A spoiler for Captain America: Civil War – not a massive one – lies ahead.
One of the first images we see in Ryan Coogler’s Black Panther – an important distinction that only grows more pronounced as the movie progresses – is of young black teens playing basketball on a makeshift hardcourt in Oakland.
It’s an unapologetically black opening to the 18th movie in the Marvel Cinematic Universe, the first comic-book based solo movie with a black hero as the titular character in two decades and the first movie of this magnitude to have a predominantly black cast. That unprecedented representation was a guarantee that the movie would be special, but the fact that the film itself is a genuine triumph on almost every level makes it even more significant.
Following the death of his father in Captain America: Civil War, Black Panther picks up with a still grieving T’Challa (Chadwick Boseman) on the eve of his ascendance to the Wakandan throne. There’s little time for the new King to get settled, however, as he’ll soon have to deal with the re-emergence of Ulysses Klaue (Andy Serkis, having a ton of fun being out of mo-cap) – an arms dealer who years ago stole some of Wakanda’s precious Vibranium, the indestructible metal that powers the whole country – and Erik Killmonger (Michael B. Jordan), a mercenary with a mysterious past who has his own designs on Wakanda.
And what a Wakanda it is. Brought to awe-inspiring life by production designer Hannah Beachler, Black Panther’s vision of a technologically advanced African nation untouched by white colonialists is both beautifully rendered and stunningly detailed. Coogler smartly lets us spend a good chunk of the 134 minute run time basking in the country’s traditions and culture –handled with a reverence that made me beam – all the while setting up its central question: should Wakanda remain hidden and keep its vast wealth and knowledge to itself, or should it share its secrets with the world’s black communities, many of whom have struggled for decades?
Jordan’s Killmonger is all for an aggressive version of the latter stance, and though his name is as comic-booky as it gets, the reasons behind his motivations are anything but. It’s ultimately clear why he’s the villain, but the manner in which his argument is presented makes us very sympathetic to his righteous cause as the aforementioned question begets no easy answers. Most impressively, the dialogue boldly goes to places you rarely see any blockbuster go, let alone a Marvel movie. Jordan’s swaggering, menacing performance takes the weighty screenplay up a notch too, and in Boseman – who brings T’Challa’s internal struggles to the forefront with compelling nuance – he has a terrific screen partner to play off of.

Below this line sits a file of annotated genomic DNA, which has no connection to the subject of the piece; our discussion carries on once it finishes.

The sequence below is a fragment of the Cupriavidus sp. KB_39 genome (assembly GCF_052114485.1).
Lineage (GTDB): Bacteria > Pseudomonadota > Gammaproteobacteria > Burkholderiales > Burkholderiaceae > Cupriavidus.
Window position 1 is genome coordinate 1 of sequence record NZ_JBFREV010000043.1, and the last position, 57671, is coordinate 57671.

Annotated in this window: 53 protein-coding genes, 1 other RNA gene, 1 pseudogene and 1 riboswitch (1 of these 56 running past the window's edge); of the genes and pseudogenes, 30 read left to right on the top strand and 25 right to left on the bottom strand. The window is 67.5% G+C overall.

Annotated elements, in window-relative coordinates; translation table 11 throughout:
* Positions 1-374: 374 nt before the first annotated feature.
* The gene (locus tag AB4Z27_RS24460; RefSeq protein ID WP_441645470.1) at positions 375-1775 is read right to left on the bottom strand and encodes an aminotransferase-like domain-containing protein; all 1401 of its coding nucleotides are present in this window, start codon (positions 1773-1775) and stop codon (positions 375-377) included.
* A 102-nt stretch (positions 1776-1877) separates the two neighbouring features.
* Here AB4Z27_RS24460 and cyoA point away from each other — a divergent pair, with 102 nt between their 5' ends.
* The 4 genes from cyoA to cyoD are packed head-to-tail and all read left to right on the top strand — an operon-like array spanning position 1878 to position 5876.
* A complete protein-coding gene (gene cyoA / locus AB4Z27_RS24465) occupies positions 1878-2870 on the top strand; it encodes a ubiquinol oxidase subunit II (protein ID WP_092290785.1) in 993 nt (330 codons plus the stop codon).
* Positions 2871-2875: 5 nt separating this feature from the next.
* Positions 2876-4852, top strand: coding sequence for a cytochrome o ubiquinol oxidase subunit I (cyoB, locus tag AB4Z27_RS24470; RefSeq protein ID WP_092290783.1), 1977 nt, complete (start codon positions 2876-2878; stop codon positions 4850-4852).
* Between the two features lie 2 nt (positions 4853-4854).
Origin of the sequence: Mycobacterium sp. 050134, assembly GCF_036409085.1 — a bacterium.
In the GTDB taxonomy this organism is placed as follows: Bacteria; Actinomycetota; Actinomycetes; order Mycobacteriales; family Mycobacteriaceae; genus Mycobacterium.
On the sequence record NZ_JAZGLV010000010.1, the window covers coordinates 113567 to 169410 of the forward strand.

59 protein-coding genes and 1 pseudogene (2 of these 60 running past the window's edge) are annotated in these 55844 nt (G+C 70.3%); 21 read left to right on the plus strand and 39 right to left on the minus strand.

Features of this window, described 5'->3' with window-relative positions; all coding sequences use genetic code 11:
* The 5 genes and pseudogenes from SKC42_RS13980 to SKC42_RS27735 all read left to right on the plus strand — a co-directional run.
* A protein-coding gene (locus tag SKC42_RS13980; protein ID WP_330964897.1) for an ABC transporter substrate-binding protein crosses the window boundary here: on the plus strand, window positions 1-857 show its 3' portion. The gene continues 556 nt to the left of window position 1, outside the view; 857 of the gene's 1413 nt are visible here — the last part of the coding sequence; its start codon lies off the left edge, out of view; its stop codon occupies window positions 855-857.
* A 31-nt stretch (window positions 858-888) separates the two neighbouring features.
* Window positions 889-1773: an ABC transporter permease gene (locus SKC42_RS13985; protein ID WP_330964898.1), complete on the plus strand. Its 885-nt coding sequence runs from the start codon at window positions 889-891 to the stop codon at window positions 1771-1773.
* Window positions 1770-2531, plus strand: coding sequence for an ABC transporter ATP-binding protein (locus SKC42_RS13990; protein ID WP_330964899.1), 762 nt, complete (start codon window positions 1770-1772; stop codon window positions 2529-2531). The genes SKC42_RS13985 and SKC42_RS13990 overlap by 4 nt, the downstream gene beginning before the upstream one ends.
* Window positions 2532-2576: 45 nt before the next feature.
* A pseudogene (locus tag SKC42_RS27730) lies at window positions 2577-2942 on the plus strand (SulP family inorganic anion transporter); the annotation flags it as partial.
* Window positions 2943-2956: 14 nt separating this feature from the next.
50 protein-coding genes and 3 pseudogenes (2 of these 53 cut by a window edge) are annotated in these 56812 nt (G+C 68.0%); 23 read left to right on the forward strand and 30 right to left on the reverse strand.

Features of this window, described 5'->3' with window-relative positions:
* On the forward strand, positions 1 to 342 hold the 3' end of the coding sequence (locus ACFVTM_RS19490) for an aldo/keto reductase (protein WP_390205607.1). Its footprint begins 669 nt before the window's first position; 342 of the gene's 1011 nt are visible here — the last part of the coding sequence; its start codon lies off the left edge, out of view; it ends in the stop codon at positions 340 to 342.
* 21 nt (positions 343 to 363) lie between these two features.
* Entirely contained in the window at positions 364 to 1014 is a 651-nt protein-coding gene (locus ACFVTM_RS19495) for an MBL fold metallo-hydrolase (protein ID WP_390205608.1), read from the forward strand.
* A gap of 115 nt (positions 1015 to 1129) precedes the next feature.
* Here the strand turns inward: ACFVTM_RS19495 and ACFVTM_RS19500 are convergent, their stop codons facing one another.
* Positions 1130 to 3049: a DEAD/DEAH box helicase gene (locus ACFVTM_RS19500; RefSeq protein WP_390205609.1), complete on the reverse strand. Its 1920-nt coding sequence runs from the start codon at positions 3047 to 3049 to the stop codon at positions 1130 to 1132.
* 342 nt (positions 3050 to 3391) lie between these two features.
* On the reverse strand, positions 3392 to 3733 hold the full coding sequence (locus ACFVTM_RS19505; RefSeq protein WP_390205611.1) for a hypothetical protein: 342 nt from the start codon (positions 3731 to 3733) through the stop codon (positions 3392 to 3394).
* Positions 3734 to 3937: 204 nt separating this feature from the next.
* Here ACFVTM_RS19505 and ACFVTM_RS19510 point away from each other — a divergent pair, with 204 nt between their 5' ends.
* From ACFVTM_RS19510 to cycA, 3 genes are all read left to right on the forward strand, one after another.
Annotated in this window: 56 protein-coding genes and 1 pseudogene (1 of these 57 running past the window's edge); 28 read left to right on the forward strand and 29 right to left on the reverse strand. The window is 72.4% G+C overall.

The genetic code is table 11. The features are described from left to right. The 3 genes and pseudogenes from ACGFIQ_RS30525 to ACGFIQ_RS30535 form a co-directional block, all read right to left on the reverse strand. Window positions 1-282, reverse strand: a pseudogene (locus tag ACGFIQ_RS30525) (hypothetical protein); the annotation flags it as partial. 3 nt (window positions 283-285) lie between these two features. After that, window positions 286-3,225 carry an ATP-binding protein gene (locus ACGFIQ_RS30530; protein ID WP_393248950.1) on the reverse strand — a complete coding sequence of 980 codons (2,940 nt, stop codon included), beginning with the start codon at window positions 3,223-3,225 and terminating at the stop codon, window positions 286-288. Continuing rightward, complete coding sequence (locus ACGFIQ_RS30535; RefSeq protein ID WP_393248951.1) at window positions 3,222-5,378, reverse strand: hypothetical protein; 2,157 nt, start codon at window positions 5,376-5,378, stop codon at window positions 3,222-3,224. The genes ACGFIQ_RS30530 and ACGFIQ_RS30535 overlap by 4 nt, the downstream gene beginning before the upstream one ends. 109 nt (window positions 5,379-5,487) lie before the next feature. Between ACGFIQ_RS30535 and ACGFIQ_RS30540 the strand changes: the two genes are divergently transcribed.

Further distinguishing Black Panther is its deep roster of impeccably cast supporting characters. Veterans Angela Bassett and Forest Whitaker bring presence and gravitas as Queen Ramonda and Zuri respectively, while Winston Duke’s tribal leader M’Baku brings some unexpected yet very welcome laughs while exuding self-pride.
Still, it’s the trio of Letitia Wright’s Shuri – who steals every scene she’s in with a winning combination of spunky confidence and intelligence – Lupita Nyong’o as the conflicted Wakandan spy Nakia, and Danai Gurira who leave the biggest impression. As Okoye, the General of the Dora Milaje – the Black Panther’s personal guard – Gurira is the standout of every fight sequence, but all the women have a crucial part to play in almost every major action beat.
It’s when the action sequences become flashier – and thereby, more CGI-dependent – that Black Panther runs into a bit of trouble. There are multiple sequences that look like they needed to spend more time with the VFX vendor, and with the rest of the movie being so tactile the lacklustre effects can be pretty jarring. There’s also the odd subplot that could’ve been fleshed out a little more, most notably the relationship between Gurira’s Okoye and Daniel Kaluuya’s vengeful Border Tribe leader W’Kabi.
Those quibbles don’t negate the fact that Black Panther is easily one of the best films in the MCU. From the dark-skinned and non-sexualized kick-ass women to an all-time great comic book movie villain, from Ruth E. Carter’s awards-worthy costume design to a story whose themes you’ll be thinking about long after the credits roll: Coogler and co give us so much of what both general audiences and Marvel fans have been craving without feeling like its merely ticking items off a checklist. And while the film has timely and universal connotations it’s also a film that caters to a black audience, a potent example of the types of films that can be made at this level when a person of colour is behind the lens.
With any luck Black Panther will open the door for other, equally diverse movies to step into the spotlight. For now though, it’s T’Challa’s time to shine. Long may he reign.